Issue #6596 has been updated by trans (Thomas Sawyer).


=begin
@knu I think you have already pointed out the usecase. Wherever someone is using #each_with_index which contains a conditional selection would be a potential use case.

  even_indexes = []
  array_of_numbers.each_with_index do |c, i|
    next if c % 2 == 1
    even_indexes << i
  end

Basically #indexes is to #index as #select is to #find. We could do without #select too, but why would we?
=end

----------------------------------------
Bug #6596: New method for Arrays : Array#index
https://bugs.ruby-lang.org/issues/6596#change-27274

Author: robin850 (Robin Dupret)
Status: Feedback
Priority: Normal
Assignee: 
Category: core
Target version: 2.0.0
ruby -v: 2.0.0


Hello

5 days ago, I submitted a pull request on Github which provides a new method for the array objects which is Array#indexes. I have fist edit the Array#index method in order it to return an array of indexes and not a single index (which is the first occurrence it finds). I found it more logical but a user (trans) tells us that it could break the contract of Array#index so I decided to move it into Array#indexes. Eric (drbrain) tells me I should reasonning why I want to add this method ; it's just a point of view : I don't really understand why Array#index return a single index if the parameter is in the array several times.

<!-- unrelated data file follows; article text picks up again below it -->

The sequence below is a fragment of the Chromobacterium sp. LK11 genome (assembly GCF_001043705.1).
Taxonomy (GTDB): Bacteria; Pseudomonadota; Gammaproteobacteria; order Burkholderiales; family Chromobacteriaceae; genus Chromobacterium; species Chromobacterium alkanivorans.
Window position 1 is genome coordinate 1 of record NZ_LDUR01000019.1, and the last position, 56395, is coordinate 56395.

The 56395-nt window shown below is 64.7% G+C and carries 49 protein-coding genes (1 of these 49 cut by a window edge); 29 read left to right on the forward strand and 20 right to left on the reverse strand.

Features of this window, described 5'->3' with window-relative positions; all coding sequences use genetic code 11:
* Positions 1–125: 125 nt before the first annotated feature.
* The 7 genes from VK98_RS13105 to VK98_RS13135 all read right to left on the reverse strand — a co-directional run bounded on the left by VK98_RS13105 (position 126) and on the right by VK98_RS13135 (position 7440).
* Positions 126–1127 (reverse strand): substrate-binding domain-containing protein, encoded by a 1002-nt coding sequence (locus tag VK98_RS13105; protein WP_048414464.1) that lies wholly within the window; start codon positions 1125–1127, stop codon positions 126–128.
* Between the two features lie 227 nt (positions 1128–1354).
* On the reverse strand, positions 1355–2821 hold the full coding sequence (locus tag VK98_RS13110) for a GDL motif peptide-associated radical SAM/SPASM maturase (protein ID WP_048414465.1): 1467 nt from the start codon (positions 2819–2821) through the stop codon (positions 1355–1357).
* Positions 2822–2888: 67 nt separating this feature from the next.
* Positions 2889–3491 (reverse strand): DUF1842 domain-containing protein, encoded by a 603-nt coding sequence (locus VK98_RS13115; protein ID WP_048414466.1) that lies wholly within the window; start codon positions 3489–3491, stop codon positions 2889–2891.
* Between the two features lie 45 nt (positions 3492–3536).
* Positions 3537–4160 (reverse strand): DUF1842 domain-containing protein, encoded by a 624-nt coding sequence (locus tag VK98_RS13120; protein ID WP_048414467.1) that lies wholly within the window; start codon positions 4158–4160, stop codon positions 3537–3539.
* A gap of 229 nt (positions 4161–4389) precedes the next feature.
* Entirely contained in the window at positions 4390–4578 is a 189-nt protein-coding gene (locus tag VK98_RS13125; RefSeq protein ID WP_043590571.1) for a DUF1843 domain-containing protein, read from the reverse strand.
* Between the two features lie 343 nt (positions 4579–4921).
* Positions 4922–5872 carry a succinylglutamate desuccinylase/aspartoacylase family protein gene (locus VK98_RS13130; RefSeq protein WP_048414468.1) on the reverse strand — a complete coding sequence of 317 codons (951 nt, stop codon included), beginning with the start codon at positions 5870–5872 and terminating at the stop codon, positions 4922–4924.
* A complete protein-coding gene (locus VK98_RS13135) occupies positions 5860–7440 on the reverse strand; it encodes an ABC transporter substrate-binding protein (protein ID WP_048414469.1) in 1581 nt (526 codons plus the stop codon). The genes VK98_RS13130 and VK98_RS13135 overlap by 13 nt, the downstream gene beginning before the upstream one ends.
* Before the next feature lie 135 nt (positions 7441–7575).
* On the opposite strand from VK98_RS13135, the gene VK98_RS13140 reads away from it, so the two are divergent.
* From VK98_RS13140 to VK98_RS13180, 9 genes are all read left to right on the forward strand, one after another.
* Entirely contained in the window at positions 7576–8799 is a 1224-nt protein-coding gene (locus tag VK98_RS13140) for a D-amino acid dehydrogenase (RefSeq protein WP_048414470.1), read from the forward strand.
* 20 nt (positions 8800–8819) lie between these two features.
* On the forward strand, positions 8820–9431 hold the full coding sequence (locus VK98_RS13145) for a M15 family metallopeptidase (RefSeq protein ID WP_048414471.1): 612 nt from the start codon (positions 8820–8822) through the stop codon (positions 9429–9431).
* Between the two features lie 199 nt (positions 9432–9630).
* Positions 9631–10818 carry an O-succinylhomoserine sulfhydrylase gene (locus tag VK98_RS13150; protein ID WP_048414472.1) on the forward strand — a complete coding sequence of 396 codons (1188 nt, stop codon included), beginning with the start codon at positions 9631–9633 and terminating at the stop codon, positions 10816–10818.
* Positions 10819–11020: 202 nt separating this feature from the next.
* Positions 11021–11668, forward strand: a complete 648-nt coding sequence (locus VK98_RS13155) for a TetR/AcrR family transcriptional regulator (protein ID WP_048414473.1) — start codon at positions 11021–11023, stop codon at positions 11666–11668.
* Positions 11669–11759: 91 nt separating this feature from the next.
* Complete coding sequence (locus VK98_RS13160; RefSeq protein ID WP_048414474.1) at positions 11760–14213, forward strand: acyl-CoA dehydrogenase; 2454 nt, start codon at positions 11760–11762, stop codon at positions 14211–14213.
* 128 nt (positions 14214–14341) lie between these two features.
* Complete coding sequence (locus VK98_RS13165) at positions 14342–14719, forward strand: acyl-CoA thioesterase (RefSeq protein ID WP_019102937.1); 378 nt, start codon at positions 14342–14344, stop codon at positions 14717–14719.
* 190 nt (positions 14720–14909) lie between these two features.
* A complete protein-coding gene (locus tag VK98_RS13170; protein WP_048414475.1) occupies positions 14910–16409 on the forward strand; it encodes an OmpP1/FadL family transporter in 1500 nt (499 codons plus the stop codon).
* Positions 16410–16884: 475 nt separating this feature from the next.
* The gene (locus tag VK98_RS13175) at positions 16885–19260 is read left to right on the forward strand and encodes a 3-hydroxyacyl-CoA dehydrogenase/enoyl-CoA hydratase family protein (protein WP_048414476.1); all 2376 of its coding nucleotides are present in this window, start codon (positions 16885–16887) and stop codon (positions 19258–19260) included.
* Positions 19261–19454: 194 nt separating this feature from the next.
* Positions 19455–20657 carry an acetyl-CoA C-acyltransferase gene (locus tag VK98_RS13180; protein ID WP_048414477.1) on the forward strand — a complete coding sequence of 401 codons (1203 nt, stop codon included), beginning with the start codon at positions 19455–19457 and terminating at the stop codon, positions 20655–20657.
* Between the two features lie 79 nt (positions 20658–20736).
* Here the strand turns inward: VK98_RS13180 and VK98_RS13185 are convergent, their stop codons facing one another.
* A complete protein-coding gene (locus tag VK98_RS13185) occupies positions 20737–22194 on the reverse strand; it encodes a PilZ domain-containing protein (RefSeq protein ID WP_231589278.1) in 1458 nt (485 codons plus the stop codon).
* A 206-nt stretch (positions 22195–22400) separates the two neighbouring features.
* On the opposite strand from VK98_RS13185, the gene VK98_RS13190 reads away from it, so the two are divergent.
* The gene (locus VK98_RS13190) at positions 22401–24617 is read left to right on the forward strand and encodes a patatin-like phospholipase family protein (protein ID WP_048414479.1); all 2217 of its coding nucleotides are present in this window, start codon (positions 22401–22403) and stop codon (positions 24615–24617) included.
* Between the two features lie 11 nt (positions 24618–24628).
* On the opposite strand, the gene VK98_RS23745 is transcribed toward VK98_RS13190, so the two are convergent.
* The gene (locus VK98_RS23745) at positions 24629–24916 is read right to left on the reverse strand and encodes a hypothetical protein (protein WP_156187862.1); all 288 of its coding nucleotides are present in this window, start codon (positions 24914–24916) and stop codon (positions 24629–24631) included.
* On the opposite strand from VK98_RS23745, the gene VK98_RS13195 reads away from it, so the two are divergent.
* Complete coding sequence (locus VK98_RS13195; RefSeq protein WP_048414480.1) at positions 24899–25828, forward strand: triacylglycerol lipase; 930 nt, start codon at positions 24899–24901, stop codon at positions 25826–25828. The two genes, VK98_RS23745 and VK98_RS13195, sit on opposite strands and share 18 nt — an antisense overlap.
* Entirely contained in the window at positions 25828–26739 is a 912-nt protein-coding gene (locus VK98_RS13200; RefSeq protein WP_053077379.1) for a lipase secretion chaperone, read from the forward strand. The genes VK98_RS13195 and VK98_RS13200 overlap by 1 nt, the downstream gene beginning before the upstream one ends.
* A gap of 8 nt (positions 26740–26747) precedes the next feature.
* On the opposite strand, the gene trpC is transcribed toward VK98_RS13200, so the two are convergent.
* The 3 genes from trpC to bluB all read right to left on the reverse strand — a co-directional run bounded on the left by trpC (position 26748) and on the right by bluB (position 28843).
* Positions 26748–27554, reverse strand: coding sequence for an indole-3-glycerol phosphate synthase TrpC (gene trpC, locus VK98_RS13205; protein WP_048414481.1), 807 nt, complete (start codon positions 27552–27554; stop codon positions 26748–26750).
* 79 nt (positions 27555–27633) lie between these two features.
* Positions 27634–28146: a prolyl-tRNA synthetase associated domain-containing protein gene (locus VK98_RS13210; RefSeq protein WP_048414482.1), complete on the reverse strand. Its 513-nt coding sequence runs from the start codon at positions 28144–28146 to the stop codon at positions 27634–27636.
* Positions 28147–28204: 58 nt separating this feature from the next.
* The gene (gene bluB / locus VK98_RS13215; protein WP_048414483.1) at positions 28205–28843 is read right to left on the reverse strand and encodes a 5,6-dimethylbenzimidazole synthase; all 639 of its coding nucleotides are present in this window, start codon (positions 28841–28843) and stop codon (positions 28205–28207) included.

Examples

a = [1, 2, 3, 1]
a.indexes(1)
Return : [0, 3]
a.index(1)
Return : 0
In my opinion, it's not really logical, 1 is in the array twice

Moreover, this pull request doesn't beak anything because we don't edit the Array#index method so programms which were created with previous version of Ruby will work. 

I hope my post is complete. Have a nice day.




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